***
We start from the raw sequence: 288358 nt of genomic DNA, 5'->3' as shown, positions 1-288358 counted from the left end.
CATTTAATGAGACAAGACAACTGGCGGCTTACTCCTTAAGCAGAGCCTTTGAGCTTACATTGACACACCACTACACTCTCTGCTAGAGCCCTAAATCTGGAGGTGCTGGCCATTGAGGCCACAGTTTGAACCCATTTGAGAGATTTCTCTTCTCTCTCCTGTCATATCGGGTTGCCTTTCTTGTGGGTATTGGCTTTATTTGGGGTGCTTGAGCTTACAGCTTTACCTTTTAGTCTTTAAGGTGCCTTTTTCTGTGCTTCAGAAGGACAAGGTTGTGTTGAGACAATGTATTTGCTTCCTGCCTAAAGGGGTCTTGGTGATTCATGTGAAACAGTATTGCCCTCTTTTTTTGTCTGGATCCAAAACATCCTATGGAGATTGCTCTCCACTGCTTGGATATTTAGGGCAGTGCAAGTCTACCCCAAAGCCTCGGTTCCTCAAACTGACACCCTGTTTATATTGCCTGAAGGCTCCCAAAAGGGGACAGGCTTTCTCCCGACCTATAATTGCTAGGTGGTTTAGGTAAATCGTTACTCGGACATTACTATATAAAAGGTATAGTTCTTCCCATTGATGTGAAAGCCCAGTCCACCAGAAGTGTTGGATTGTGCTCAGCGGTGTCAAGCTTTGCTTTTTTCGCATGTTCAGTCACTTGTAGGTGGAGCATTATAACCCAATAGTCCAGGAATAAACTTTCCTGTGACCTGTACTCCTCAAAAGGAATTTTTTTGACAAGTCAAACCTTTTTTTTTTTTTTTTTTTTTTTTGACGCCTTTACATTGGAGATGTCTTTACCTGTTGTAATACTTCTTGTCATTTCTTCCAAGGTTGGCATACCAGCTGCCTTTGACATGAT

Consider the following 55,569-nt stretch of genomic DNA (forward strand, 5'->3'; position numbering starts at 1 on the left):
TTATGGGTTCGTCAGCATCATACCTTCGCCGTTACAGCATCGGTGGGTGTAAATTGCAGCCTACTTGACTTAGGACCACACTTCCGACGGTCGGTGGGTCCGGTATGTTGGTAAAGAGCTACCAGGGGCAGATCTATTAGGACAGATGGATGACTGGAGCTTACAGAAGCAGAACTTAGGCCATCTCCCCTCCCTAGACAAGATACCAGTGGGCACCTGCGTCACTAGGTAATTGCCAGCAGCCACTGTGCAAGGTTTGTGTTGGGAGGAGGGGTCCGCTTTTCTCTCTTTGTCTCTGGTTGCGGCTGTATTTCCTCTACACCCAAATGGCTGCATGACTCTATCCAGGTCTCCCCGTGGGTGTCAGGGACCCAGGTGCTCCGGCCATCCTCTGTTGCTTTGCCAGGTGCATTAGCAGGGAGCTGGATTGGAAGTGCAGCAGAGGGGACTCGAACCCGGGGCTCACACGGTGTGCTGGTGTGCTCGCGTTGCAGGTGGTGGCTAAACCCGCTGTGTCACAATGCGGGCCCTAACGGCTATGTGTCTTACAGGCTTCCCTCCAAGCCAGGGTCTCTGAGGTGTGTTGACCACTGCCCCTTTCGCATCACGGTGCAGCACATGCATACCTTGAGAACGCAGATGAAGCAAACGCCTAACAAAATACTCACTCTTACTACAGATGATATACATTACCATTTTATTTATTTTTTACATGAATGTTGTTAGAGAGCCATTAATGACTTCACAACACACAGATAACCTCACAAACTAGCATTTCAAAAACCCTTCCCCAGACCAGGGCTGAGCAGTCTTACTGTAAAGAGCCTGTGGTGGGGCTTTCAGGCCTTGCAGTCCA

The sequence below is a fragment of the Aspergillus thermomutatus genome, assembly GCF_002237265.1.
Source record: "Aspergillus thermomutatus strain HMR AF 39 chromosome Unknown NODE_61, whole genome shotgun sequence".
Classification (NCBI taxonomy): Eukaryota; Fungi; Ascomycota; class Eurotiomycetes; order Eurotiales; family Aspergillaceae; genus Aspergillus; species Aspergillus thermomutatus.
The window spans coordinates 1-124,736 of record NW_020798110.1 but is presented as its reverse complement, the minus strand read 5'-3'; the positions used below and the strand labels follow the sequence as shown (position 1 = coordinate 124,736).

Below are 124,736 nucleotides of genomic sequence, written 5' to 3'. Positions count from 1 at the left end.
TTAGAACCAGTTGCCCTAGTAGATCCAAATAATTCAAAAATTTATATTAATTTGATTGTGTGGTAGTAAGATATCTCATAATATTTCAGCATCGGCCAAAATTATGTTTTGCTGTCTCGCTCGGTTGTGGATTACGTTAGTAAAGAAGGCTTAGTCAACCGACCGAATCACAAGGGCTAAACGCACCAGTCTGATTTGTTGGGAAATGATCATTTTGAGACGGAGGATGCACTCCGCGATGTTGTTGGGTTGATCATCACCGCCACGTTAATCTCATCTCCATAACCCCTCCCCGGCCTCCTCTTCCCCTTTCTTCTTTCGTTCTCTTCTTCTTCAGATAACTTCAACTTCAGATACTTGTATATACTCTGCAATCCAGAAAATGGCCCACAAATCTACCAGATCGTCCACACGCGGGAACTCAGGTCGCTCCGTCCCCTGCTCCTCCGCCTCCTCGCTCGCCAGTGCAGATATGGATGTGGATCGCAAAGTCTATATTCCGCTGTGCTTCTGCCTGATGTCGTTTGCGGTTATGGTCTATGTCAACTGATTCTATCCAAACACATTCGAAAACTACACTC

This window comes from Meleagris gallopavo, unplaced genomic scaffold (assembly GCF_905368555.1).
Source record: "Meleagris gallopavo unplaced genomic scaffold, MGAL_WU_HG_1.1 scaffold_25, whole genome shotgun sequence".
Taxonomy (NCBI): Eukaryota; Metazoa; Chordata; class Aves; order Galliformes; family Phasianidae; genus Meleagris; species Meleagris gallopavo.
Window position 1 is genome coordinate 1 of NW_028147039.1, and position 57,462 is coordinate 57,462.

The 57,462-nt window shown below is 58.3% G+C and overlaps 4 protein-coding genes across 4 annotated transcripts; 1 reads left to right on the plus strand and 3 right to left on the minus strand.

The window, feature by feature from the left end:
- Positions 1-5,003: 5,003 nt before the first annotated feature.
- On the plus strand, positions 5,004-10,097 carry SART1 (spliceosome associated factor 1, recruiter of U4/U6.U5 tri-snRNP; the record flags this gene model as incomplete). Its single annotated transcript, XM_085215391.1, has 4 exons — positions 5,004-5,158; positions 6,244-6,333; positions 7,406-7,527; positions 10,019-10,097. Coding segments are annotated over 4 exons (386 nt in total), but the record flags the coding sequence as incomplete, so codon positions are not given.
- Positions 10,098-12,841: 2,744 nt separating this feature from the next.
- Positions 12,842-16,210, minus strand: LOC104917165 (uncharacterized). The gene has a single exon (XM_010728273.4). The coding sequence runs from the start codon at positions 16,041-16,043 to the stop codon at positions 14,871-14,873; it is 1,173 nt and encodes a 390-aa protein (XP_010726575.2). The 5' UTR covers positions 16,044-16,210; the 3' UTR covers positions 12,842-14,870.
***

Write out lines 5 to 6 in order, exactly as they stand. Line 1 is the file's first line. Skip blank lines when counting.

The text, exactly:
The sequence below is a fragment of the Aspergillus thermomutatus genome, assembly GCF_002237265.1.
Source record: "Aspergillus thermomutatus strain HMR AF 39 chromosome Unknown NODE_61, whole genome shotgun sequence".